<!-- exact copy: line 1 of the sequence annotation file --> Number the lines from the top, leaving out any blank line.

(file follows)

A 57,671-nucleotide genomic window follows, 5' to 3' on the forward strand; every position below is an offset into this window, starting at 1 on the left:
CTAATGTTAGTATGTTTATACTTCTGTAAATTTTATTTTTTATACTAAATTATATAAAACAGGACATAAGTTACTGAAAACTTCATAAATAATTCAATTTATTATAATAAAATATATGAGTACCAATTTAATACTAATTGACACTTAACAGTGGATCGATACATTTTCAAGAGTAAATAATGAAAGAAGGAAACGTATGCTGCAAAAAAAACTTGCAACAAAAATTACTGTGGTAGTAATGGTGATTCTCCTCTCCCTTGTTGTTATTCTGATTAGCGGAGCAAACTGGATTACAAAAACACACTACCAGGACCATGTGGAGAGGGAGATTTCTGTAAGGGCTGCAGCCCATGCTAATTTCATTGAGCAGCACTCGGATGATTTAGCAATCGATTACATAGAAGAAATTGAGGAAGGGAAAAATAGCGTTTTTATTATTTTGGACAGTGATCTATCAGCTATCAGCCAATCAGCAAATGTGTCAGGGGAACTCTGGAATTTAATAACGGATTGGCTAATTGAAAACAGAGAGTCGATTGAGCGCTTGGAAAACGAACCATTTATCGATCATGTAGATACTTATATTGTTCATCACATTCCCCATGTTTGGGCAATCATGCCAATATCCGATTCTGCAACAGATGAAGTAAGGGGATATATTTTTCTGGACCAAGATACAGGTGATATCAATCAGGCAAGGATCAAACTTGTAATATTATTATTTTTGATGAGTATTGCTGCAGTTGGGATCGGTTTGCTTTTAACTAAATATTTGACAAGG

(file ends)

A 57,671-nucleotide genomic window follows, 5' to 3' on the forward strand; every position below is an offset into this window, starting at 1 on the left: